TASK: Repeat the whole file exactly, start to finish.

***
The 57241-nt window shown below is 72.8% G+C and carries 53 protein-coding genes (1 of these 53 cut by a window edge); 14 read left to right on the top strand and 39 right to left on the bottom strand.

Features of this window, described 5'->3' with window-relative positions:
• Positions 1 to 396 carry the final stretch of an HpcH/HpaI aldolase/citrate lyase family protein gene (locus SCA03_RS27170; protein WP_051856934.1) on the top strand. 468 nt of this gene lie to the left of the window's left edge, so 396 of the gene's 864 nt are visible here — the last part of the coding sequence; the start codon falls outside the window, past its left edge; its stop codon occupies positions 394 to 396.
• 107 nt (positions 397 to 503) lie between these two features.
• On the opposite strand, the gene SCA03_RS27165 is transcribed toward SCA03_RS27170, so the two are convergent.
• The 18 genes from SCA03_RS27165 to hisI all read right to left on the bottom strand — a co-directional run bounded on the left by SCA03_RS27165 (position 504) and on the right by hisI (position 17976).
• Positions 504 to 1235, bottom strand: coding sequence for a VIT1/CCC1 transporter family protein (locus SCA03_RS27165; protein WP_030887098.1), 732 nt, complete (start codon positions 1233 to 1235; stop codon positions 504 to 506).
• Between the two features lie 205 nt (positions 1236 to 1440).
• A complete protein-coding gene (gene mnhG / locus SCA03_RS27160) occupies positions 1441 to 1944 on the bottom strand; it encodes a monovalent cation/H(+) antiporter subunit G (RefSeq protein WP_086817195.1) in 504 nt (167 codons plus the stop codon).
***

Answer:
The 57241-nt window shown below is 72.8% G+C and carries 53 protein-coding genes (1 of these 53 cut by a window edge); 14 read left to right on the top strand and 39 right to left on the bottom strand.

Features of this window, described 5'->3' with window-relative positions:
• Positions 1 to 396 carry the final stretch of an HpcH/HpaI aldolase/citrate lyase family protein gene (locus SCA03_RS27170; protein WP_051856934.1) on the top strand. 468 nt of this gene lie to the left of the window's left edge, so 396 of the gene's 864 nt are visible here — the last part of the coding sequence; the start codon falls outside the window, past its left edge; its stop codon occupies positions 394 to 396.
• 107 nt (positions 397 to 503) lie between these two features.
• On the opposite strand, the gene SCA03_RS27165 is transcribed toward SCA03_RS27170, so the two are convergent.
• The 18 genes from SCA03_RS27165 to hisI all read right to left on the bottom strand — a co-directional run bounded on the left by SCA03_RS27165 (position 504) and on the right by hisI (position 17976).
• Positions 504 to 1235, bottom strand: coding sequence for a VIT1/CCC1 transporter family protein (locus SCA03_RS27165; protein WP_030887098.1), 732 nt, complete (start codon positions 1233 to 1235; stop codon positions 504 to 506).
• Between the two features lie 205 nt (positions 1236 to 1440).
• A complete protein-coding gene (gene mnhG / locus SCA03_RS27160) occupies positions 1441 to 1944 on the bottom strand; it encodes a monovalent cation/H(+) antiporter subunit G (RefSeq protein WP_086817195.1) in 504 nt (167 codons plus the stop codon).